From today, we’ve asked Alejandro Tarre – of the invaluable AlejandroTarre.com – to contribute more actively to Caracas Chronicles. Today, he explains why February 14th should be about more than just romantic dinners and candy hearts to Venezuelans.
It’s an episode contemporary Venezuelans might be forgiven for not knowing about, but it changed our history forever. The popular protests on February 14th 1936 – 75 years ago today – in Caracas forced then president Eleazar López Contreras to make some changes in his government and start liberalizing his politics.
López Contreras, who had taken over from the deceased dictator Juan Vicente Gómez only weeks earlier, was forced to remove the Distrito Capital governor, restore constitutional guarantees he had suspended on January 5th, and repeal a decree to censor the media issued just two days before the protests.
The late Venezuelan historian Manuel Caballero liked to underscore the importance of that day. In his biography of Rómulo Betancourt he says that on February 14th 1936 “the nation’s democratic mentality flowered” and since then Venezuelans have lived in a democracy. People took the street and have since never abandoned it:
A new actor was in the scene: the street. The street and public opinion. Not just that public opinion that, through the old civil and military leaders, had expressed itself on 1908, but the public without intermediaries. We have to insist that this not only happened for the first time since 1830, but also that this happened in a more clear and definitive way than on April 19th 1810, when the bosses of the poblada were also the bosses of society.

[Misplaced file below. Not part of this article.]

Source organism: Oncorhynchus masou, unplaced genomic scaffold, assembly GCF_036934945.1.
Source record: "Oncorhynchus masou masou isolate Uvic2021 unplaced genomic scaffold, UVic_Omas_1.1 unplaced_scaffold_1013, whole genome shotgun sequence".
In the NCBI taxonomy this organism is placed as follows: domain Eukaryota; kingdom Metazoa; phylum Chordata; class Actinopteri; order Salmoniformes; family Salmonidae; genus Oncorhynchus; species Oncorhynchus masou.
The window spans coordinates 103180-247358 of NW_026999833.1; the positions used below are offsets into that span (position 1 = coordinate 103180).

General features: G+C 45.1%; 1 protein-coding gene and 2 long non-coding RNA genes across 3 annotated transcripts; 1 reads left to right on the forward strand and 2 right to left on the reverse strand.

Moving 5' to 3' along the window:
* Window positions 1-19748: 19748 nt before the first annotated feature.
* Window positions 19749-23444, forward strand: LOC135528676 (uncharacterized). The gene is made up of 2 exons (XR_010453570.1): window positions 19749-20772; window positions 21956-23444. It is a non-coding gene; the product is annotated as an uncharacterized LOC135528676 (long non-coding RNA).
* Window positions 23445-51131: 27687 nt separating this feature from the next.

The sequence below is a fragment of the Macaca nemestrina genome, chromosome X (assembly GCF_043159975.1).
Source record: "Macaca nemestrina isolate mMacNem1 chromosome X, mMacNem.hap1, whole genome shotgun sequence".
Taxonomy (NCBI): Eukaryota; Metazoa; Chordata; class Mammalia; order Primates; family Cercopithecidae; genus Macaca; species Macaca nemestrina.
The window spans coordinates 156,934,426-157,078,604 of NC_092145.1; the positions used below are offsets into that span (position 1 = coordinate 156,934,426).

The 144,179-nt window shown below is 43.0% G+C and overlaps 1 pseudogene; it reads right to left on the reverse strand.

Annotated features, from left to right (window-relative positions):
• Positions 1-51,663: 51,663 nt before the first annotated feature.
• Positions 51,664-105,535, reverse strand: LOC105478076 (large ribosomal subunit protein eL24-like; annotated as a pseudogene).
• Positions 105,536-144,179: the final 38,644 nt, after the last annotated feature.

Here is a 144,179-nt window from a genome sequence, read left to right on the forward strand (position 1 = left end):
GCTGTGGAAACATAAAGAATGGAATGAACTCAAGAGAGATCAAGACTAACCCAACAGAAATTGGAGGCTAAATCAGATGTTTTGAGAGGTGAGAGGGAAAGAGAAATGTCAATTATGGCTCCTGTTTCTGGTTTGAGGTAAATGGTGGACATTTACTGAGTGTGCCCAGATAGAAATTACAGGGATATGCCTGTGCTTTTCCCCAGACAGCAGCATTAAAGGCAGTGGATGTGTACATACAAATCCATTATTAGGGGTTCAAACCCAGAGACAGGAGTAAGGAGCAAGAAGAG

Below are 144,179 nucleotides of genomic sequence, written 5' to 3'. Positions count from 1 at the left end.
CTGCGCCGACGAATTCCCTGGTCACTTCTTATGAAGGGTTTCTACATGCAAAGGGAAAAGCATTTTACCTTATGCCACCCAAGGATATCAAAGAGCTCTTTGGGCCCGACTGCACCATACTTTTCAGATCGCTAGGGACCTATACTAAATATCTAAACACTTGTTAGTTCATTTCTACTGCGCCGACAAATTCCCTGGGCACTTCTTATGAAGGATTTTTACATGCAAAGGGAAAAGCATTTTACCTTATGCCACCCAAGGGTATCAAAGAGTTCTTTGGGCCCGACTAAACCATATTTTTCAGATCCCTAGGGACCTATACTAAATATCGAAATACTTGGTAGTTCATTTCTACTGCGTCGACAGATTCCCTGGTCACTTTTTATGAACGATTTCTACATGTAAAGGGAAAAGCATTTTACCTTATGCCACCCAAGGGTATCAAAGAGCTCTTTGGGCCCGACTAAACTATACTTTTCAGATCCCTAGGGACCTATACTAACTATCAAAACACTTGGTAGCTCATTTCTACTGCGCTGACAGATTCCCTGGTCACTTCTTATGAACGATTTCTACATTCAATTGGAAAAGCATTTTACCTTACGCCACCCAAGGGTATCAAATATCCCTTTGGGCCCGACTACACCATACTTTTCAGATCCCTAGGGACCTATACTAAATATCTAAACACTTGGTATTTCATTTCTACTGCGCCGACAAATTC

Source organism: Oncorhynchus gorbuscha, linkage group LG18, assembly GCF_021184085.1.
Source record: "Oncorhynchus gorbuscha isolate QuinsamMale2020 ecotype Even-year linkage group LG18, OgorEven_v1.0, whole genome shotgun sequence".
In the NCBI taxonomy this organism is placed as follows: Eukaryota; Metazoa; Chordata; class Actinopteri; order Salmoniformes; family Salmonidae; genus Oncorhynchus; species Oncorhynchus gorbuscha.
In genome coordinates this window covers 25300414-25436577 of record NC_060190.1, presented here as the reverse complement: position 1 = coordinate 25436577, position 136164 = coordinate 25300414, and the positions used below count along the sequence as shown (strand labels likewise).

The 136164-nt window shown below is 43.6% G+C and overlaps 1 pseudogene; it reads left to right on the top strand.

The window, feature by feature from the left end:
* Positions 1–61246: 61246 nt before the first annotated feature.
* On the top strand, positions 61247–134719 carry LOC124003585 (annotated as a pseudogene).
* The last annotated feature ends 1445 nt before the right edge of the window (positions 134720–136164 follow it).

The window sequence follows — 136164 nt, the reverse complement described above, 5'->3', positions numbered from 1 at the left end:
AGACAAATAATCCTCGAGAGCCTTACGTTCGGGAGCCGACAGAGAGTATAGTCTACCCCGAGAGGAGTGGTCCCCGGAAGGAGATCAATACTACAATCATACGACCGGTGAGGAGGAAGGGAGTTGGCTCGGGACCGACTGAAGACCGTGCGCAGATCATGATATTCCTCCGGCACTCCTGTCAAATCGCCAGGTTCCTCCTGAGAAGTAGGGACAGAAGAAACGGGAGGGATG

Maybe Caballero exaggerates just a bit the impact of February 14th, 1936. After all, reforms for universal and direct suffrage were not enacted during the presidencies of López Contreras and Medina.
In formal terms, it was the electoral statute of 1947 that established a universal, direct and secret vote for the election of the deputies of the Constitutional Assembly. And it was the National Constitution of 1947 that established proportional representation of minorities, a concept Hugo Chávez has abolished in recent years.
In my view, February 14th 1936 was the initial spark that marked a process of democratization without precedent in our history. Democracy might not have “flowered” that day, but it did begin to gain ground against an authoritarian inheritance of many centuries.
It’s true that Venezuela retains too much of its long history of authoritarianism. Many Venezuelans still relate to power, even if it is democratic power, as subjects or subordinates. That’s one reason why Chávez maintains a hard-core of support.
But it is also true that the spirit of February 14th is alive, struggling to win the latest battle against the old, conservative authoritarian forces.
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